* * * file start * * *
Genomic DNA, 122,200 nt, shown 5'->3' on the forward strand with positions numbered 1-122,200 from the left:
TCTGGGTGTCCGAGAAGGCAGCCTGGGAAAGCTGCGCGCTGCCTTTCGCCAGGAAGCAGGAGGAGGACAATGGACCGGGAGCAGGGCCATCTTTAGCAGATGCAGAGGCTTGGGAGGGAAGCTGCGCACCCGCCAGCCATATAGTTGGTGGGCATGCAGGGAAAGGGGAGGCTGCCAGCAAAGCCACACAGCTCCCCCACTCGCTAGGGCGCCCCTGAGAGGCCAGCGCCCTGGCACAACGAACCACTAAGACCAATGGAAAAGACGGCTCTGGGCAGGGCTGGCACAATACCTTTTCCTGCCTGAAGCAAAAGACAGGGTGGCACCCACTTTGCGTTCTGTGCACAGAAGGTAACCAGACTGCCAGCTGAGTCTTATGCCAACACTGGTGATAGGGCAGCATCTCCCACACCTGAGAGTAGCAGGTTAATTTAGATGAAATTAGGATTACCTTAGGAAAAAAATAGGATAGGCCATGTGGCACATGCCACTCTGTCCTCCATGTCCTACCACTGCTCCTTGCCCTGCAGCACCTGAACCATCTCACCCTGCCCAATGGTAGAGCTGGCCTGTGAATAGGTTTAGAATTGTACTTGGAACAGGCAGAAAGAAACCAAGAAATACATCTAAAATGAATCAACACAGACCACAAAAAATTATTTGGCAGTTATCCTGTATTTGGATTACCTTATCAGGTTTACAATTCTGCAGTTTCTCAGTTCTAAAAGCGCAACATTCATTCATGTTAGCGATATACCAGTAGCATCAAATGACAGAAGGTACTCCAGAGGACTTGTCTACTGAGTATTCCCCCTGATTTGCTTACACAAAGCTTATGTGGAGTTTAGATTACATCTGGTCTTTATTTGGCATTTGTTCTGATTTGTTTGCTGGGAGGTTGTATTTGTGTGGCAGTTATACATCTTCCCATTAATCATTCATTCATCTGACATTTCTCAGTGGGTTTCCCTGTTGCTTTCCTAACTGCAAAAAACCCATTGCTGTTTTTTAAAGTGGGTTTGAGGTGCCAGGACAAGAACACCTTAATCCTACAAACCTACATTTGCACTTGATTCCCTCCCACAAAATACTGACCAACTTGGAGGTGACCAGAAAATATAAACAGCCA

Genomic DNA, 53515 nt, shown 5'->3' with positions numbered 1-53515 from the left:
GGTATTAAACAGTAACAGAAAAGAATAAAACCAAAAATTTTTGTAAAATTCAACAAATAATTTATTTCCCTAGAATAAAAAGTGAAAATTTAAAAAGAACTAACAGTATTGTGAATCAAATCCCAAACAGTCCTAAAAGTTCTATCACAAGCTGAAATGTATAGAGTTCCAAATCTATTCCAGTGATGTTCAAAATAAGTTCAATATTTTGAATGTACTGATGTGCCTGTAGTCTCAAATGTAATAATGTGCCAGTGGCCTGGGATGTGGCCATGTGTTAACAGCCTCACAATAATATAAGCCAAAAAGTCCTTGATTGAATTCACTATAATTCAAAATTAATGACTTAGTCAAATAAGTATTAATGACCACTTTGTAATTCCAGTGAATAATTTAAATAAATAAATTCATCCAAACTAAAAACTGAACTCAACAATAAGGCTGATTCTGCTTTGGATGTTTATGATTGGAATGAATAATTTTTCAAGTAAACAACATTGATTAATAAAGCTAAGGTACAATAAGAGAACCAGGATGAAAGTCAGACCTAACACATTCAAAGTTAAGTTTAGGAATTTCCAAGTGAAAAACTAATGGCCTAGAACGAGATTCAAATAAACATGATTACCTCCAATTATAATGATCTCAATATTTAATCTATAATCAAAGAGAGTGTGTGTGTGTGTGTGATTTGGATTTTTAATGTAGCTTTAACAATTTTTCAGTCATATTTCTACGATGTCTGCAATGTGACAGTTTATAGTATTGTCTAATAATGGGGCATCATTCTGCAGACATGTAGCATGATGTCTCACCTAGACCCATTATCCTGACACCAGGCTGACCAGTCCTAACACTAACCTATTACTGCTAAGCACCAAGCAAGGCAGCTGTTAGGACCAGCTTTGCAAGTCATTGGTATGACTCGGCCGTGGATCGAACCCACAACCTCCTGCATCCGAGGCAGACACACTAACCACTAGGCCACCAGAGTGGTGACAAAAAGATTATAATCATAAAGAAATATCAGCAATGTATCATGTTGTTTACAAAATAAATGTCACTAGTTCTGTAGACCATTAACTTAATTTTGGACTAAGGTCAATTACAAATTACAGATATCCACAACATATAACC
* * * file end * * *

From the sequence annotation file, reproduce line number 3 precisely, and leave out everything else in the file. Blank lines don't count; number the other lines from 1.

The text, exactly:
Genomic DNA, 53515 nt, shown 5'->3' with positions numbered 1-53515 from the left: